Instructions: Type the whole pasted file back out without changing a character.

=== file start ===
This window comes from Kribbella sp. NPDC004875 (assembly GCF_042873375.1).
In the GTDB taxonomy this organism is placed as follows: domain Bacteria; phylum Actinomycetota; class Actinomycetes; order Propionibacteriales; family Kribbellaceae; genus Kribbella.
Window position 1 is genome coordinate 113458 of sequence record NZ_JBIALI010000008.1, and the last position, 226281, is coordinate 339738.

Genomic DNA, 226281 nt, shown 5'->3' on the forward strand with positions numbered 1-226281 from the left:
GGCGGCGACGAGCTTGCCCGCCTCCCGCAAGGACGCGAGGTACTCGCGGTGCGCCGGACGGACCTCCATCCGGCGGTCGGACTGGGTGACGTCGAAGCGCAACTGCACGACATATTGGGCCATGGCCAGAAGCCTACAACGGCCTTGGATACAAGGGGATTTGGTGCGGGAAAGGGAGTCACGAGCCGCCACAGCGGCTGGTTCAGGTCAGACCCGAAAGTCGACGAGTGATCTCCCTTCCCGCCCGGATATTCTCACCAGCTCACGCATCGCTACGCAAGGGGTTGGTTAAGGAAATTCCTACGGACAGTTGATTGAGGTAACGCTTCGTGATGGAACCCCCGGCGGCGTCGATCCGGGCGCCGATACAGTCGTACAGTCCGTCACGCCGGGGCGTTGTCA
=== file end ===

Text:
This window comes from Kribbella sp. NPDC004875 (assembly GCF_042873375.1).
In the GTDB taxonomy this organism is placed as follows: domain Bacteria; phylum Actinomycetota; class Actinomycetes; order Propionibacteriales; family Kribbellaceae; genus Kribbella.
Window position 1 is genome coordinate 113458 of sequence record NZ_JBIALI010000008.1, and the last position, 226281, is coordinate 339738.

Genomic DNA, 226281 nt, shown 5'->3' on the forward strand with positions numbered 1-226281 from the left:
GGCGGCGACGAGCTTGCCCGCCTCCCGCAAGGACGCGAGGTACTCGCGGTGCGCCGGACGGACCTCCATCCGGCGGTCGGACTGGGTGACGTCGAAGCGCAACTGCACGACATATTGGGCCATGGCCAGAAGCCTACAACGGCCTTGGATACAAGGGGATTTGGTGCGGGAAAGGGAGTCACGAGCCGCCACAGCGGCTGGTTCAGGTCAGACCCGAAAGTCGACGAGTGATCTCCCTTCCCGCCCGGATATTCTCACCAGCTCACGCATCGCTACGCAAGGGGTTGGTTAAGGAAATTCCTACGGACAGTTGATTGAGGTAACGCTTCGTGATGGAACCCCCGGCGGCGTCGATCCGGGCGCCGATACAGTCGTACAGTCCGTCACGCCGGGGCGTTGTCA